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GR 1 in Catalunia--feeder trail?

Vita

New Member
Camino(s) past & future
Leon to Finisterre/Muxia 2006
Le Puy en Velay to Rocamadour 2012
Lourdes to Puente la Reina 2007
Cathar from Catalunya to Montsegur 2010
Emergent Camino in Catalunya (not recommend) 2009
(Camino del Norte or Primitivo, hope for September 2016)
#1
I was told by a person who works with trails in Catalunia that GR 1 was going to become a branch of the Camino de Santiago de Compostela. GR 1 begins near L'Escala, well above Barcelona on the Mediterranean coast, and proceeds due west. I don't see how it could tie into the other trails that feed toward Santiago. The only other trails from Catalunia are below Barcelona. I'll be hiking there in the next few weeks and would be very interested to know... How do I find out if GR 1 is slated to become recognized as a feeder trail? Thank you, Vita
 

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sillydoll

Veteran Member
Camino(s) past & future
2002 CF: 2004 from Paris: 2006 VF: 2007 CF: 2009 Aragones, Ingles, Finisterre: 2011 X 2 on CF: 2013 'Caracoles': 2014 CF and Ingles 'Caracoles":2015 Logrono-Burgos (Hospitalero San Anton): 2016 La Douay to Aosta/San Gimignano to Rome:
#3
Peter - I was just looking at a graphic map in the Chemin du Piemont pyreneen guide book. It is called "Itineraires Pedestres du Piemont Pyreneen." (Are these really all pedestrian routes?)
It shows a number of routes over the Pyrenees including one from Narbonne, south to Perpignan which then branches three ways - southeast to Elne and over the Col du Banyuis - southwest to Le Boulou and crosses at Col du Perthus: and a more westerly route from Perpignan to Prades and then over the Pyrenees (no pass mentioned.)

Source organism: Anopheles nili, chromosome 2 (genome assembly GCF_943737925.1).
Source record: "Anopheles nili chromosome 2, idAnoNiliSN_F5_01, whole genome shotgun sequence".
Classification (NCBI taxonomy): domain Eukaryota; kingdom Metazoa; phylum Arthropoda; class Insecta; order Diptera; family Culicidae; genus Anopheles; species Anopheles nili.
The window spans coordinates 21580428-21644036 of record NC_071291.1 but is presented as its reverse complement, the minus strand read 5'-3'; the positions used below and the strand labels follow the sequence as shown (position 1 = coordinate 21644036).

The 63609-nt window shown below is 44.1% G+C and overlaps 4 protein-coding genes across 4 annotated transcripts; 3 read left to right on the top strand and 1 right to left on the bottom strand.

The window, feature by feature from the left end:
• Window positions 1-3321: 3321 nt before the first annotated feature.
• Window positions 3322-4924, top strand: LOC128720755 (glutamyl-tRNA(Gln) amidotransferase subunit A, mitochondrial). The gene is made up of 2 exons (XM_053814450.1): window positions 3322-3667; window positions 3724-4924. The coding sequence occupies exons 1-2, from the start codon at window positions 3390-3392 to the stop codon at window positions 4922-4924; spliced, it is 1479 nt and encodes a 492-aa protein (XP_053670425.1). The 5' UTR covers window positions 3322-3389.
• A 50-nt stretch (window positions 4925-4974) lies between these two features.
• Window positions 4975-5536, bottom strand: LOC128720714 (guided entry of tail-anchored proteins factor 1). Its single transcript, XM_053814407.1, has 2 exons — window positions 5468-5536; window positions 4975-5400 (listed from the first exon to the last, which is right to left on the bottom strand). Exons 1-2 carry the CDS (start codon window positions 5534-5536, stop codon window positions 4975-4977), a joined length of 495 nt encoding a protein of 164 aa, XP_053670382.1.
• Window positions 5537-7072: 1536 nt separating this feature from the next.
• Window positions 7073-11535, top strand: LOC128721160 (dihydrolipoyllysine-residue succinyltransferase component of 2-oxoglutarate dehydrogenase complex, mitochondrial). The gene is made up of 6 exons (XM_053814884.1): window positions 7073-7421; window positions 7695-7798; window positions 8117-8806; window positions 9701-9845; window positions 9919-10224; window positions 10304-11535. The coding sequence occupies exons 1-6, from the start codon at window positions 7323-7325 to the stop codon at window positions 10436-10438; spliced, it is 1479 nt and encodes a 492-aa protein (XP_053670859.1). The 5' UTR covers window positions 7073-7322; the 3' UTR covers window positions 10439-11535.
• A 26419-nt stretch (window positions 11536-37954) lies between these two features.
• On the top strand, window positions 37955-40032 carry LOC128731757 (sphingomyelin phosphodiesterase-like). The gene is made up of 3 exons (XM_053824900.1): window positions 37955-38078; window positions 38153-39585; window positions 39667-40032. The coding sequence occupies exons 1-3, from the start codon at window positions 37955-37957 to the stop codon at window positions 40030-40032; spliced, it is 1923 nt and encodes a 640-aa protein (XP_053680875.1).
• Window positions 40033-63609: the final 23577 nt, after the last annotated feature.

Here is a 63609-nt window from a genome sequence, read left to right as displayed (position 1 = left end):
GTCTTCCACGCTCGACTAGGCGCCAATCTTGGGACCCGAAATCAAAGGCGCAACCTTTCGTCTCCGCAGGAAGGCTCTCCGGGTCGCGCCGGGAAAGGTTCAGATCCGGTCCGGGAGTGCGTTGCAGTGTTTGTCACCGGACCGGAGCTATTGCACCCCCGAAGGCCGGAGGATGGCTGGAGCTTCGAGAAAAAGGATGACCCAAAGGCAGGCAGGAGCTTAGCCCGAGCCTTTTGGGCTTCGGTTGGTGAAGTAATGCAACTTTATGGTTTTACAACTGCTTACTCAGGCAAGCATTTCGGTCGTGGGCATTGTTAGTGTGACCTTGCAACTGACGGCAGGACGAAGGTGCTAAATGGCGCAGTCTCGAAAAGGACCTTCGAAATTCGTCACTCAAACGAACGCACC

The map shows at least nine other southerly routes that branch off the Chemin du Piemont and cross at various Cols and Ports.
I tried a to download a larger picture here but it was too big so am trying this one.
 

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#4
sillydoll said:
I was just looking at a graphic map in the Chemin du Piemont pyreneen guide book. It is called "Itineraires Pedestres du Piemont Pyreneen." (Are these really all pedestrian routes?)
they're the main passes, and most of them have some sort of walking route, yes.
sillydoll said:
a more westerly route from Perpignan to Prades and then over the Pyrenees (no pass mentioned.)
that's over the Cerdanya: Bourg Madame, Puigcerda. It's more a plateau than an actual pass. You can go up there on the little yellow train from Perpignan. http://www.anglophone-direct.com/Le-petit-train-jaune
The Catalan government plans to link that with Montserrat in phase 2 of their project.
 


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